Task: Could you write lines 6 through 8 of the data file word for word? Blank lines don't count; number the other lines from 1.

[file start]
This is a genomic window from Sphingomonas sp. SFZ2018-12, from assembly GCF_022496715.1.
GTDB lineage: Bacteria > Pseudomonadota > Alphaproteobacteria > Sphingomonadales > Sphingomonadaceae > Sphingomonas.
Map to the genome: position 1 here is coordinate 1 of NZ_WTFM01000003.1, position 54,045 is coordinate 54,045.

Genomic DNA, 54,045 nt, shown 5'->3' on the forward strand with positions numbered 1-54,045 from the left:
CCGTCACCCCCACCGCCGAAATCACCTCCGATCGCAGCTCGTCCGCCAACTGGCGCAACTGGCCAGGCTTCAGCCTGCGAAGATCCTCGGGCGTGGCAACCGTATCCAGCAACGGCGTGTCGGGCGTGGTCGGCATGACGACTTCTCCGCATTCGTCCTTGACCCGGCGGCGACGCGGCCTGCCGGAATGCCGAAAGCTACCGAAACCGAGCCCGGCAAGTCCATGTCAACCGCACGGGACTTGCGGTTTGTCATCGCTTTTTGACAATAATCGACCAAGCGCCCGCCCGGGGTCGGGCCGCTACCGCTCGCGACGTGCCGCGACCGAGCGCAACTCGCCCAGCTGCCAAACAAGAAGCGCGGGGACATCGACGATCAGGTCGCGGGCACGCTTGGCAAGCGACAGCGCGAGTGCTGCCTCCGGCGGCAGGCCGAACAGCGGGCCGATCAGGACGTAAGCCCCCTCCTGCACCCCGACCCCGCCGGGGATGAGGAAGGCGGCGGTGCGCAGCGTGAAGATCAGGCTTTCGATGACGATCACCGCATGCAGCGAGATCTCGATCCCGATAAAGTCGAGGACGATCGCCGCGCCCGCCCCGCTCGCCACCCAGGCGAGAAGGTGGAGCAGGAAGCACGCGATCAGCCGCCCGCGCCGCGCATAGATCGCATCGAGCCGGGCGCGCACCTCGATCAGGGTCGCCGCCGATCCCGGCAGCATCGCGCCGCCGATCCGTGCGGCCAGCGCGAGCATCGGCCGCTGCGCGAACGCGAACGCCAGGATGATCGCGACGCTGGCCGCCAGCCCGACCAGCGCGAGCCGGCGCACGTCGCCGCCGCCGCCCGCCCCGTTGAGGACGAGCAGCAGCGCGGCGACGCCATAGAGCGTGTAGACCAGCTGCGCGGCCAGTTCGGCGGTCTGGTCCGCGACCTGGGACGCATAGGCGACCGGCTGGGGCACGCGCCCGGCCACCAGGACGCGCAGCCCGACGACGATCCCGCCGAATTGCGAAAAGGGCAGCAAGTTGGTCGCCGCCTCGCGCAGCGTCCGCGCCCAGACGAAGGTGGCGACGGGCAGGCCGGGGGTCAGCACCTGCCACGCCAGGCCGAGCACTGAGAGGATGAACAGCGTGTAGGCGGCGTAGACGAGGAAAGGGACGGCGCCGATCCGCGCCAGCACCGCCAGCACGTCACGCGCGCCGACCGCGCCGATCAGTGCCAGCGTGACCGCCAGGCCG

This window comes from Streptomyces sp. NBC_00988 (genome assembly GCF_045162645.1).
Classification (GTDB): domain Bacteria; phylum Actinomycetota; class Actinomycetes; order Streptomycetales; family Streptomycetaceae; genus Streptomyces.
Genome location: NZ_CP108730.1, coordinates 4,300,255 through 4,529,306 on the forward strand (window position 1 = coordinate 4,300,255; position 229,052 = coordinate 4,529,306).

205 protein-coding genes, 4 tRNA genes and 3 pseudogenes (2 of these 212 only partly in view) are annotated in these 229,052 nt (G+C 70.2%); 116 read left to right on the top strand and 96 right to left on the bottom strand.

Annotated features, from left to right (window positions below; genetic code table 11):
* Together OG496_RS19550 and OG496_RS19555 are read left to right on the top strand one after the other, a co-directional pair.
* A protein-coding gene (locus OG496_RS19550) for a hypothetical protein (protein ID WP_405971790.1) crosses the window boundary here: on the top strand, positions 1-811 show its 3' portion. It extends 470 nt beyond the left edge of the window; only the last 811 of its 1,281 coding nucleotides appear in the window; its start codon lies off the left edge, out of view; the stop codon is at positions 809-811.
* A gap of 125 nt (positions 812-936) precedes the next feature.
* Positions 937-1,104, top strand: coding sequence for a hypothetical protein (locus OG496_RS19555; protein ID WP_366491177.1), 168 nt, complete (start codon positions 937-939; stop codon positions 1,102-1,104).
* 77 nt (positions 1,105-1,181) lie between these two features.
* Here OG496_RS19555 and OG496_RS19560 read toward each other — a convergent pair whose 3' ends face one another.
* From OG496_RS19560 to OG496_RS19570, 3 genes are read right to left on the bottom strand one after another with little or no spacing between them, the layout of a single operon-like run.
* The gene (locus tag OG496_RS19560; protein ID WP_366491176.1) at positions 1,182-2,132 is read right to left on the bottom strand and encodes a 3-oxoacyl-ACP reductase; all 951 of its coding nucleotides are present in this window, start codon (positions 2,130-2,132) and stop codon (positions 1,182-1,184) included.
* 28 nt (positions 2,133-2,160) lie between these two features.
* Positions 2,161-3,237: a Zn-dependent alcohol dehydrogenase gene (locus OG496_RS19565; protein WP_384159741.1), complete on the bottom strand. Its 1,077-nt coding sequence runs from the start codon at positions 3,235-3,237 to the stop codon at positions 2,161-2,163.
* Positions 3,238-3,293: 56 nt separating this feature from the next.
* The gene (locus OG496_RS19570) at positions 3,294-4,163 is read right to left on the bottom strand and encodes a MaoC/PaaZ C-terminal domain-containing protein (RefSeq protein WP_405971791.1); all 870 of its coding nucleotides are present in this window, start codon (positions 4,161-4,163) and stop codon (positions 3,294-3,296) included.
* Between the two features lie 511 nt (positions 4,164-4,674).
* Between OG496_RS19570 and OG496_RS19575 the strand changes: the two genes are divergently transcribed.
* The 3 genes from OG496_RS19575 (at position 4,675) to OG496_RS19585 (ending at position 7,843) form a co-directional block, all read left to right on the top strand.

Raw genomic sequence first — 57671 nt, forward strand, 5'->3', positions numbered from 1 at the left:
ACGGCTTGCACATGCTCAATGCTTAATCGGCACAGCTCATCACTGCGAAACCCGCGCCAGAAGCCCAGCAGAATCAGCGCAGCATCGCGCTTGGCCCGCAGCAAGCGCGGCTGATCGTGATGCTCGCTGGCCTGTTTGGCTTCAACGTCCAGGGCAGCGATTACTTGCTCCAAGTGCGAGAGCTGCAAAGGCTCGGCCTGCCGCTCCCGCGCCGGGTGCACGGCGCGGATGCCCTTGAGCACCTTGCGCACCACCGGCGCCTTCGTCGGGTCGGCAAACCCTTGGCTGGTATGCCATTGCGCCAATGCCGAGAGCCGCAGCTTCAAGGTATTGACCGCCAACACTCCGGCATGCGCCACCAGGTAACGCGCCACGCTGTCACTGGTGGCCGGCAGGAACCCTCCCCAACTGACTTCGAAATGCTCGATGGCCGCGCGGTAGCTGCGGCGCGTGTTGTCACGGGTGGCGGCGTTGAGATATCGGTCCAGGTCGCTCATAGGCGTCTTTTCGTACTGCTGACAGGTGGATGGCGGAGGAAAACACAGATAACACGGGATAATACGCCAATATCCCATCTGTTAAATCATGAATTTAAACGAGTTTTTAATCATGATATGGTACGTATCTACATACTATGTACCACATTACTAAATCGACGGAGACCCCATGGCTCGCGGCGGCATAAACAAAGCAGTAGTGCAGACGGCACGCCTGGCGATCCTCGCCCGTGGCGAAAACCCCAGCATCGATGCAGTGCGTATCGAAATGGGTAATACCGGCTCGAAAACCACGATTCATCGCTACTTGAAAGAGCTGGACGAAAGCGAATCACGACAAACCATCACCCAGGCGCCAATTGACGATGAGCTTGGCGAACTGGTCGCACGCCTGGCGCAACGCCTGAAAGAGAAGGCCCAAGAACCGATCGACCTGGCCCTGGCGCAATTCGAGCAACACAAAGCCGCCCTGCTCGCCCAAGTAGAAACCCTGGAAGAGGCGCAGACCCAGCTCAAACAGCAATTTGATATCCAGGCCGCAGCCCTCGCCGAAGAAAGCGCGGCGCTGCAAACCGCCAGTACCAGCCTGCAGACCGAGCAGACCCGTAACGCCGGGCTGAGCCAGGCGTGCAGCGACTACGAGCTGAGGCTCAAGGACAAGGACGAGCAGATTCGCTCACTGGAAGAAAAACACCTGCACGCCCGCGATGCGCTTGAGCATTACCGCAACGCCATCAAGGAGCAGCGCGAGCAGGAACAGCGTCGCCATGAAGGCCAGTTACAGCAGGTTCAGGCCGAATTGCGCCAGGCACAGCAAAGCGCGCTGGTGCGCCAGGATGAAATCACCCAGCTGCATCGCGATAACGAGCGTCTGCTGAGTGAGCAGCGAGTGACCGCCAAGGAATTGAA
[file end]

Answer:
This window comes from Streptomyces sp. NBC_00988 (genome assembly GCF_045162645.1).
Classification (GTDB): domain Bacteria; phylum Actinomycetota; class Actinomycetes; order Streptomycetales; family Streptomycetaceae; genus Streptomyces.
Genome location: NZ_CP108730.1, coordinates 4,300,255 through 4,529,306 on the forward strand (window position 1 = coordinate 4,300,255; position 229,052 = coordinate 4,529,306).